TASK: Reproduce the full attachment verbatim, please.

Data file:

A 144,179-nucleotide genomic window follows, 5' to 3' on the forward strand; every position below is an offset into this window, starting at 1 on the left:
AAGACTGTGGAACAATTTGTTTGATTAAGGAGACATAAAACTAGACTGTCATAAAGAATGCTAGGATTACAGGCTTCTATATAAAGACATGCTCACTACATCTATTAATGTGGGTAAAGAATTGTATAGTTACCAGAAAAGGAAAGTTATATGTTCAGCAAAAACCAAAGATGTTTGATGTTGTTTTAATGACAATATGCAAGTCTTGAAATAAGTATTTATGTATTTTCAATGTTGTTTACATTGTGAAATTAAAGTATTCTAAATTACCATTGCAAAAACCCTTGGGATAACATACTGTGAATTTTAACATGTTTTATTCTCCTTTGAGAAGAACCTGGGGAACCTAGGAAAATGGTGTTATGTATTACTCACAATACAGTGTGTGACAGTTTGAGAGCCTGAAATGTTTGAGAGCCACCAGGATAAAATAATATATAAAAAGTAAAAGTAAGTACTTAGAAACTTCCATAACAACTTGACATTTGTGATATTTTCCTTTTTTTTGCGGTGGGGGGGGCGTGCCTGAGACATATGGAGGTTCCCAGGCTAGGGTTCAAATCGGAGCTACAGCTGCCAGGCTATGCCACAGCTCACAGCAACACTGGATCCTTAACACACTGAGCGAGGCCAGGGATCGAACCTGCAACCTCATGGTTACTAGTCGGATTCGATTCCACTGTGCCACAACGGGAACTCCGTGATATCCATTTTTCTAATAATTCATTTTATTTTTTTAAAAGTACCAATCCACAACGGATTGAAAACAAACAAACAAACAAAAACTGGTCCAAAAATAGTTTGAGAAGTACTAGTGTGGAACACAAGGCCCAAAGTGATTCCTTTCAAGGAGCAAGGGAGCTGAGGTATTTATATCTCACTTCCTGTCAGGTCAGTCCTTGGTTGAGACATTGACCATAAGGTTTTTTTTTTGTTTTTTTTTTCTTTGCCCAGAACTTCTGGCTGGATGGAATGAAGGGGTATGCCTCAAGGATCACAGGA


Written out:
A 144,179-nucleotide genomic window follows, 5' to 3' on the forward strand; every position below is an offset into this window, starting at 1 on the left:
AAGACTGTGGAACAATTTGTTTGATTAAGGAGACATAAAACTAGACTGTCATAAAGAATGCTAGGATTACAGGCTTCTATATAAAGACATGCTCACTACATCTATTAATGTGGGTAAAGAATTGTATAGTTACCAGAAAAGGAAAGTTATATGTTCAGCAAAAACCAAAGATGTTTGATGTTGTTTTAATGACAATATGCAAGTCTTGAAATAAGTATTTATGTATTTTCAATGTTGTTTACATTGTGAAATTAAAGTATTCTAAATTACCATTGCAAAAACCCTTGGGATAACATACTGTGAATTTTAACATGTTTTATTCTCCTTTGAGAAGAACCTGGGGAACCTAGGAAAATGGTGTTATGTATTACTCACAATACAGTGTGTGACAGTTTGAGAGCCTGAAATGTTTGAGAGCCACCAGGATAAAATAATATATAAAAAGTAAAAGTAAGTACTTAGAAACTTCCATAACAACTTGACATTTGTGATATTTTCCTTTTTTTTGCGGTGGGGGGGGCGTGCCTGAGACATATGGAGGTTCCCAGGCTAGGGTTCAAATCGGAGCTACAGCTGCCAGGCTATGCCACAGCTCACAGCAACACTGGATCCTTAACACACTGAGCGAGGCCAGGGATCGAACCTGCAACCTCATGGTTACTAGTCGGATTCGATTCCACTGTGCCACAACGGGAACTCCGTGATATCCATTTTTCTAATAATTCATTTTATTTTTTTAAAAGTACCAATCCACAACGGATTGAAAACAAACAAACAAACAAAAACTGGTCCAAAAATAGTTTGAGAAGTACTAGTGTGGAACACAAGGCCCAAAGTGATTCCTTTCAAGGAGCAAGGGAGCTGAGGTATTTATATCTCACTTCCTGTCAGGTCAGTCCTTGGTTGAGACATTGACCATAAGGTTTTTTTTTTGTTTTTTTTTTCTTTGCCCAGAACTTCTGGCTGGATGGAATGAAGGGGTATGCCTCAAGGATCACAGGA